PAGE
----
MS. REBECCA SHEIR
It's hard to do a show about health and wellness without mentioning athletics. And our next story is about the guts and glory of one of the more aggressive sports out there, hockey. Emily Friedman headed to Ballston, Va. to visit the Washington Capital's practice rink, Kettler Capital's Iceplex and brings us the story behind one of our city's most vibrant hockey teams, the D.C. Sled Sharks.
MS. EMILY FRIEDMAN
The D.C. Sled Sharks are down 4-0 at the end of the second period. A few of the top players are out with injuries and they're down to six, just enough to play, no subs. It's not looking good but the team isn't too discouraged. Actually, they look pretty happy.
MR. BRIAN DUTTON
They love throwing big hits. Everything about hockey, these guys are into.
That's Coach Brian Dutton.
Well, we've had kids with spina bifida, we've had amputees, we've had conjoined twins at the head out here, so we had two players that were connected at the head on two different sleds.
Sled hockey, or sledge hockey, as the Europeans call it, was invented by three Swedish wheelchair athletes back in 1961. The athletes decided there had to be a way to translate NHL style hockey into a game for people who can't use their legs. The three Swedes decided that instead of skating players would sit on a tiny sled with two blades under it, blades just like the kind on hockey skates.
And on top of that sled contraption is a bucket that they sit in.
Which is not actually a bucket, but more like a backrest to hold the player's torso up. Their legs are strapped into the sled and they hold two short hockey sticks, maybe a third the size of a traditional hockey stick. On one end is the blade to hit the puck and on the other end there's metal teeth, which players dig into the ice to move around the rink.
Shoot. There you go.
Within a year of the game's invention, there were five teams in Stockholm and by 1994 sled hockey made it to the Para-Olympic games.
MS. JOAN JOYCE
What's nice for the children to from a physical point is that it's the opposite movement than pushing their wheelchair. So if you have a wheelchair user and they're always pushing forward, when they're skating, they're pulling back.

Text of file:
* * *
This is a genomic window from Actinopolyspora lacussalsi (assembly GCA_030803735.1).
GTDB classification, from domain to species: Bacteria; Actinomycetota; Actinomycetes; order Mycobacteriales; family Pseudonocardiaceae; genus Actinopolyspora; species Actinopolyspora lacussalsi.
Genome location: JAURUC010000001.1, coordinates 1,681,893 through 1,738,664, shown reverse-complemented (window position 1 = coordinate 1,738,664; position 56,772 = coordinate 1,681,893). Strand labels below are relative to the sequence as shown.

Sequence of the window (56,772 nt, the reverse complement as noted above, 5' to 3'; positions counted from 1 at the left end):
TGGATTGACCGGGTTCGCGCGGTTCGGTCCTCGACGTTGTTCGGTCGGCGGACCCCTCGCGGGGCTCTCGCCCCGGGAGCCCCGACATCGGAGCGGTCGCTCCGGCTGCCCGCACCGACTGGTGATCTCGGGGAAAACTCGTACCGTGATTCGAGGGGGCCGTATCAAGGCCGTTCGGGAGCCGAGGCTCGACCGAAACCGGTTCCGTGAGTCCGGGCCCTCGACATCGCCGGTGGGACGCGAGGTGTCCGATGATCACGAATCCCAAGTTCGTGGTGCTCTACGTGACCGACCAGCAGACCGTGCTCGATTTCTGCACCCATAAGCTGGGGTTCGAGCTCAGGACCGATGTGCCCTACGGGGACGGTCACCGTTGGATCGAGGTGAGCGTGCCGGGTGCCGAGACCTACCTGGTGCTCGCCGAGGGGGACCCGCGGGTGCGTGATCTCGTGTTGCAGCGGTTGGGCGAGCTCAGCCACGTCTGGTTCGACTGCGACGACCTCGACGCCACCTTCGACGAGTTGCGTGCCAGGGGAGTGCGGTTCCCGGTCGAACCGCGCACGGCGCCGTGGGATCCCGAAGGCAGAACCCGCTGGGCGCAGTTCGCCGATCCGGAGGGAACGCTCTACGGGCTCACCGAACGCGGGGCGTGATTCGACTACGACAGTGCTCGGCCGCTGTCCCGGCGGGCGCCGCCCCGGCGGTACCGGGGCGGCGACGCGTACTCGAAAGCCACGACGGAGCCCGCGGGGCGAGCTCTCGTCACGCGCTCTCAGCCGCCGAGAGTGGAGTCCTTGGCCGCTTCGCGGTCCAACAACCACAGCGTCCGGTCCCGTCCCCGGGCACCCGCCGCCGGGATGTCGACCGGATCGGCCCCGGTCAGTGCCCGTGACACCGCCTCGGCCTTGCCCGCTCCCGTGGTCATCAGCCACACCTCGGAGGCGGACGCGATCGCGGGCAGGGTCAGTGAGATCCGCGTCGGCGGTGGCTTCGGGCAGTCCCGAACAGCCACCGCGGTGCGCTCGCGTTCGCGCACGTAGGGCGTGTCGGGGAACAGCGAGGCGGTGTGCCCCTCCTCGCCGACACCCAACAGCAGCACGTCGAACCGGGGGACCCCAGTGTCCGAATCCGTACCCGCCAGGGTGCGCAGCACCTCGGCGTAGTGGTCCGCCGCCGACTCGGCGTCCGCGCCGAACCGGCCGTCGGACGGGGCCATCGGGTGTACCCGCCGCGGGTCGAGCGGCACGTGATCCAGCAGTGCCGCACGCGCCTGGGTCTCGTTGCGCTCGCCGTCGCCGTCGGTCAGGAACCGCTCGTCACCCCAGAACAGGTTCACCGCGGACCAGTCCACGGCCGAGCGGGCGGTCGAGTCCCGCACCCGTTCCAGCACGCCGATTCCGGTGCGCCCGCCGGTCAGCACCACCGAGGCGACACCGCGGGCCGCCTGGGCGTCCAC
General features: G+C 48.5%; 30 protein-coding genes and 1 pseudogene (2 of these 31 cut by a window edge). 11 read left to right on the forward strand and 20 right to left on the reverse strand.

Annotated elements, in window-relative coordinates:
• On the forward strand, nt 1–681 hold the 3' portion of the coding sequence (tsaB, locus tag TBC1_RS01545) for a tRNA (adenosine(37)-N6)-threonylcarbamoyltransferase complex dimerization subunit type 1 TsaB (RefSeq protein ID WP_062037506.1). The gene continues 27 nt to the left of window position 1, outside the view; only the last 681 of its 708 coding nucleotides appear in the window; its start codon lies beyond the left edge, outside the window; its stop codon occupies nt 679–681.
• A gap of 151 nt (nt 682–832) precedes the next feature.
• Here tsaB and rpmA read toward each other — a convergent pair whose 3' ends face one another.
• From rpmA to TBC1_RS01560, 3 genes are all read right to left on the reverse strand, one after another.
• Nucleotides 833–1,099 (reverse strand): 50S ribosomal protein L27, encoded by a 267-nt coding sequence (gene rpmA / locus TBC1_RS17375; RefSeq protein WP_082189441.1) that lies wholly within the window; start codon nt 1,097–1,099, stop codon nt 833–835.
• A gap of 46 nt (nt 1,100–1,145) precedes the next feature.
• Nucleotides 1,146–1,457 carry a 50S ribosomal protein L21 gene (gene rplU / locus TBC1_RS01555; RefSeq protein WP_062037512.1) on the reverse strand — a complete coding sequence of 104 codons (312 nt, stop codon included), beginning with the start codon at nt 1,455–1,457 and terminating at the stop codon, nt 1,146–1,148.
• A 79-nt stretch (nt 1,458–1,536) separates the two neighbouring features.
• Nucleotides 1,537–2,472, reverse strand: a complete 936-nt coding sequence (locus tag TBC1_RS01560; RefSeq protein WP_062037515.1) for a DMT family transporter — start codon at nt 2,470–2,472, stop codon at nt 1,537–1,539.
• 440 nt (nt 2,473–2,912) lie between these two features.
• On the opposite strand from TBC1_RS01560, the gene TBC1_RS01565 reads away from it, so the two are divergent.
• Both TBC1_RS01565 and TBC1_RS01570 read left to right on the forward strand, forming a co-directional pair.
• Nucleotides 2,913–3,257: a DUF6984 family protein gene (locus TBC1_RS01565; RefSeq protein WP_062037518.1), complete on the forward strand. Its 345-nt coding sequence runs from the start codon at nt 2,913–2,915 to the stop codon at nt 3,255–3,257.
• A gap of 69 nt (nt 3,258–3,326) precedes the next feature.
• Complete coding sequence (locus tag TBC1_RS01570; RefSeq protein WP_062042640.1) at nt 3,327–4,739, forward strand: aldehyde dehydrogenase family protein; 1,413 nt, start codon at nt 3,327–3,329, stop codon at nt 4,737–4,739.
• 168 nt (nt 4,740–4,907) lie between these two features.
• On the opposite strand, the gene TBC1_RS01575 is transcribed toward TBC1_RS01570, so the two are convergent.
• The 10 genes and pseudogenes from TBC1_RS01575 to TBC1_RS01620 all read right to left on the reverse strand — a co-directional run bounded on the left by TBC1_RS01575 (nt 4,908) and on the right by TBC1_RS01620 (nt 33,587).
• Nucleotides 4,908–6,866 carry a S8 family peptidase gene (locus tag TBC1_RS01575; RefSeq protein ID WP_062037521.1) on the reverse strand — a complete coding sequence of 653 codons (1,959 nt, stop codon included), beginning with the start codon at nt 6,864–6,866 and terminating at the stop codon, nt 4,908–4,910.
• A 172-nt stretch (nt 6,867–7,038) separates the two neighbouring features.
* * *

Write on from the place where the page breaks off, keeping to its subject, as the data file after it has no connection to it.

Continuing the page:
Joan Joyce is the manager of the Sled Sharks. She's also the recreation therapy coordinator at National Rehabilitation Hospital, the organizer and main sponsor for the team. NRH has a Para-Olympic sports club, which also organizes teams for wheelchair basketball, quad-rugby, wheelchair tennis and hand-cycling.
One of my favorite moments was we had one of the kids, who's on the team, is in high school and we had just come out and he was going down the hall in his wheelchair and this able-bodied kid stopped him and said, Vitaly, what are you doing here? And he goes, I'm on a hockey team. You're on a hockey team? You know, and the kid was shocked and the kid's on a hockey team so it gave them a connection that they hadn't had before.
In the final period of the game, Connor Delaney is playing defense. He's the youngest one on the team and by far, the smallest.
I'm Ciel (sp?) Delaney, mom of Connor Delaney, number 25 on the D.C. Sled Sharks. Connor was born early, 12 weeks early. He has cerebral palsy, other than that, he's 100 percent typical boy.
In the past, Connor had played sports for kids with disabilities, but no one kept score and that, he told his mother, was not what he wanted.
Like any typical male, they're competitive. He wants to be out there playing, wants to go fast and wants to score and, you know, now he can.
Connor, she says, has been playing now for almost two years and loving it.
It changed his life, which changed our life when he joined the team.
After the game, Connor's father, Pat Delaney, helps pull the players and their sleds off the ice. The Sharks lost 5-1.
Hello, Mr. Peanut, how are you?
MR. CONNOR DELANEY
Well, I'm sweating so badly. We had no subs.
During a postgame interview, I ask Connor about the game. At nine years old, he handles it like a pro, spinning a loss into the makings of a great underdog story.
We are kind of a new team so we are losing a little bit but we'll get better and we'll keep on going and we'll keep trying and we're going to get better.
As far as Connor is concerned, he plans to keep playing the sport and, of course, winning for a long time. I'm Emily Friedman.
To see photos of the Sled Sharks in action, head to our website, metroconnection.org.
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